Ever wonder why there are so few insects in the ocean?
Insects are everywhere on land - but in the sea, it's a different story.
Our planet is home to about 10 quintillion insects. That's a 10 - followed by eighteen zeros.
On land, they are the superheroes of the animal kingdom, with the highest biomass. They play an important role in our global ecosystem - assisting with decomposition, pollination, and keeping the soil healthy.
But when it comes to the ocean, insects are rare.
Ever wonder why?
So has a team of scientists from Tokyo Metropolitan University, and they may have found the answer.
The findings are documented in a study appearing in the journal Physiological Entymology.
With the help of cutting-edge molecular phylogenetics, the scientists uncovered a connection between crustaceans and insects, which are part of the same family, Pancrustacea.
They discovered a chemical mechanism that sets insects apart from their marine cousins, giving them an advantage on land while posing challenges in the sea.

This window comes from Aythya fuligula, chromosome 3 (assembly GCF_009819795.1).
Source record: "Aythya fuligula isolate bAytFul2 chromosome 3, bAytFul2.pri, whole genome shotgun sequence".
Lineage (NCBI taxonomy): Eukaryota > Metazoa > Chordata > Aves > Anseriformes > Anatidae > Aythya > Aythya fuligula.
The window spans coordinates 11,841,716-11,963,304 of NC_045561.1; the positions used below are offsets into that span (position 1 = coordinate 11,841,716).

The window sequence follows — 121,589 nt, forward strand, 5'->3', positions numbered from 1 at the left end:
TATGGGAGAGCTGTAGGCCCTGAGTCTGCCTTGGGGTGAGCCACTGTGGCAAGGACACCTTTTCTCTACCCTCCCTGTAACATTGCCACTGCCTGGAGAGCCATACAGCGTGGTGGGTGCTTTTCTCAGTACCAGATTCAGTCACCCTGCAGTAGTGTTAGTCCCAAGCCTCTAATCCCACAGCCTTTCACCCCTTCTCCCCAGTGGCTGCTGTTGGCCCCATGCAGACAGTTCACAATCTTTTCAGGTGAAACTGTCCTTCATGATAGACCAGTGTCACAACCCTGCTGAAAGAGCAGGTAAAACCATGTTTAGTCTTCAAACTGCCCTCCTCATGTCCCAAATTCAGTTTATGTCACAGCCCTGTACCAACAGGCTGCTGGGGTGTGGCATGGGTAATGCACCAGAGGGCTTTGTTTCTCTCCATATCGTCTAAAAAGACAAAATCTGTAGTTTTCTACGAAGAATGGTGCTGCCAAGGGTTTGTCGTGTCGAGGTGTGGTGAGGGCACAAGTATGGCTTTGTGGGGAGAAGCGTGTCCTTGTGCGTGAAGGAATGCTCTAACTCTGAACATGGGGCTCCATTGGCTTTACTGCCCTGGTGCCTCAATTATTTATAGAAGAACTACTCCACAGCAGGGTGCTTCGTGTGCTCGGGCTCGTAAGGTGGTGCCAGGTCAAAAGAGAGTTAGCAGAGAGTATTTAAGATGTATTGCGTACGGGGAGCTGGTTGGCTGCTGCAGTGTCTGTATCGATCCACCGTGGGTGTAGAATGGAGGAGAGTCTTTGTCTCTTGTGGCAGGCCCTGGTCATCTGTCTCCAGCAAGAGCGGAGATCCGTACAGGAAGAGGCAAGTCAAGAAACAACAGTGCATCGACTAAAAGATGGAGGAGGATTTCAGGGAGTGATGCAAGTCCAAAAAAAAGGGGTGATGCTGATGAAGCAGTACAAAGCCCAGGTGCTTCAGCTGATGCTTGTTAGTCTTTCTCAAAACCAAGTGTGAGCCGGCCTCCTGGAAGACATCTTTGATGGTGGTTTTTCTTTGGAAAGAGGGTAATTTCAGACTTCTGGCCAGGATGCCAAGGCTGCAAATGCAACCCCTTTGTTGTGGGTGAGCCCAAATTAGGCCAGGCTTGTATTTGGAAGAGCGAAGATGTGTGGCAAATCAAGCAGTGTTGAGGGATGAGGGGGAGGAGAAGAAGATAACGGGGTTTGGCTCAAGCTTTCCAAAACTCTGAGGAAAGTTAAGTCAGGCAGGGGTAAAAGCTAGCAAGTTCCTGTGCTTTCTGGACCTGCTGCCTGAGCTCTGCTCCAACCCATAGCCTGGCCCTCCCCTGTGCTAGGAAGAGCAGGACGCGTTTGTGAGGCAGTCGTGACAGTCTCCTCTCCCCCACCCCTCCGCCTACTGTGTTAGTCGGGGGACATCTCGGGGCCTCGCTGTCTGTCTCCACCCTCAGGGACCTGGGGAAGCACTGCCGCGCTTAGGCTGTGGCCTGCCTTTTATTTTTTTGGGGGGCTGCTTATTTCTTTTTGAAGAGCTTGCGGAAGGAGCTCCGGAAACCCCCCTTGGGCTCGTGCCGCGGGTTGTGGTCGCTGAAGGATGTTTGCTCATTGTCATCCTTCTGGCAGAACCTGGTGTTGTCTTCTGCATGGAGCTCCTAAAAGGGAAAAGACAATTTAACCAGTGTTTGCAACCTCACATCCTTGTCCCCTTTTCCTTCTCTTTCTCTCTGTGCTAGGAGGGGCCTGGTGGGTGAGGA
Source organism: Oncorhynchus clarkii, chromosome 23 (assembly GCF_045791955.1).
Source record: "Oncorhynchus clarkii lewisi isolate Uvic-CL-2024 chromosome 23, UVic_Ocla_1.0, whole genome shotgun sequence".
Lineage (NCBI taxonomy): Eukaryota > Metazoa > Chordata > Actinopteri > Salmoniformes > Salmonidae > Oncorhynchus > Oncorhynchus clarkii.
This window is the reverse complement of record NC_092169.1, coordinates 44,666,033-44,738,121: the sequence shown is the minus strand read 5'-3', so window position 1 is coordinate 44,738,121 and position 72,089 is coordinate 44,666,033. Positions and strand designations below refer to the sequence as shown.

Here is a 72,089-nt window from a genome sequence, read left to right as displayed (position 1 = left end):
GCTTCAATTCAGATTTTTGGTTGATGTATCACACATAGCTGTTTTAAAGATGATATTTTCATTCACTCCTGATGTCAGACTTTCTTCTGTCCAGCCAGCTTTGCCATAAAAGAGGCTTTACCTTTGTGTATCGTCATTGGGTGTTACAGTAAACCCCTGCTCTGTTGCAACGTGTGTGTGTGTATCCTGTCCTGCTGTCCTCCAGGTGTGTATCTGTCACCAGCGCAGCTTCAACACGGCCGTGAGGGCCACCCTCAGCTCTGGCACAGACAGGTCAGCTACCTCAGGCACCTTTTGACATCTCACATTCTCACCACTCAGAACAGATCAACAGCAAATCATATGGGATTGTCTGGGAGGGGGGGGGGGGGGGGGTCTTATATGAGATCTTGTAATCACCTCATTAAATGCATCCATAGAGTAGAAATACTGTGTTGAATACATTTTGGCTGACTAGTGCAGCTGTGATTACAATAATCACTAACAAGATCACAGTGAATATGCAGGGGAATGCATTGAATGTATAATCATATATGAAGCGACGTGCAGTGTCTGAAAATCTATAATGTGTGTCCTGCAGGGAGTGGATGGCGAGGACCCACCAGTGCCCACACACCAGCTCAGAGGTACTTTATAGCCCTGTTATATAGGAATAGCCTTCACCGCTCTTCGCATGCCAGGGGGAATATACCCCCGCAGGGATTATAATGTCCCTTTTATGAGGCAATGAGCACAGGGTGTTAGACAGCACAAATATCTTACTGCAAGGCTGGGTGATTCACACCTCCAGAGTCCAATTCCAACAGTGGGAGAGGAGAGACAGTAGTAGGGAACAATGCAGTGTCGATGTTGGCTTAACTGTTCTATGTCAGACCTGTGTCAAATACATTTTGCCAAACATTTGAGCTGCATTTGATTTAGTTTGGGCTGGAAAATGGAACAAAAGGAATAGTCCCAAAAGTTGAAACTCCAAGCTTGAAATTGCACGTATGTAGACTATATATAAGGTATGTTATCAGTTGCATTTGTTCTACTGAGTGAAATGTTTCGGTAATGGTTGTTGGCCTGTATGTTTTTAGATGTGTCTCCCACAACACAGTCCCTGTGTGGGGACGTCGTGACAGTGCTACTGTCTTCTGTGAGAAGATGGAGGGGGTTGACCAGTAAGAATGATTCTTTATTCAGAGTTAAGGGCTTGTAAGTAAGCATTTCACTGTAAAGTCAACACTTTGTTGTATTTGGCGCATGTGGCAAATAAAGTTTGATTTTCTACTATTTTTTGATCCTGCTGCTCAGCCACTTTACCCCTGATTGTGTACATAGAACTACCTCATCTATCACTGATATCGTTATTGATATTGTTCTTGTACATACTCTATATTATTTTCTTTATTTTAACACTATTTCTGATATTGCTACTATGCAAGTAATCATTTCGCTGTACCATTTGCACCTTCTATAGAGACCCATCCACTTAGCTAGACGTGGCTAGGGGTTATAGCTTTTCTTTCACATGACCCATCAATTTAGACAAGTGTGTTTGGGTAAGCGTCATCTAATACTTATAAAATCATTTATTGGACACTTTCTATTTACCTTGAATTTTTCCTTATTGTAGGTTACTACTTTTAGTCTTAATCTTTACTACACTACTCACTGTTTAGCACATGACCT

Insects and crustaceans share a feature—a protective exoskeleton. But when insects left the sea to explore the land, they evolved a game-changing gene called multicopper oxidase-2, or MCO2.
When exposed to molecular oxygen, this gene creates a reaction that hardens cuticle into a lightweight, hardened shield - kind of like a coat of arms.
Because it's so lightweight, it also helps them climb, glide, and fly - virtual superpowers that allowed insects to explore new parts of the world and fill in gaps in the global ecosystem.
The research team even goes so far as to say the gene is the defining feature of insects, and without MCO2, they wouldn't exist.
Under the sea, where there is far less oxygen, crustaceans use calcium from seawater to harden their shells.
So now, the land is more suitable for insects because of the abundance of oxygen.
Researchers say the journey from sea to land, guided by the power of cuticle hardening, will provide a greater understanding of insect evolution.
Related: Let's flip the switch on how we think about our tiny neighbours
Thumbnail image: File photo/ Canadian Wildlife Federation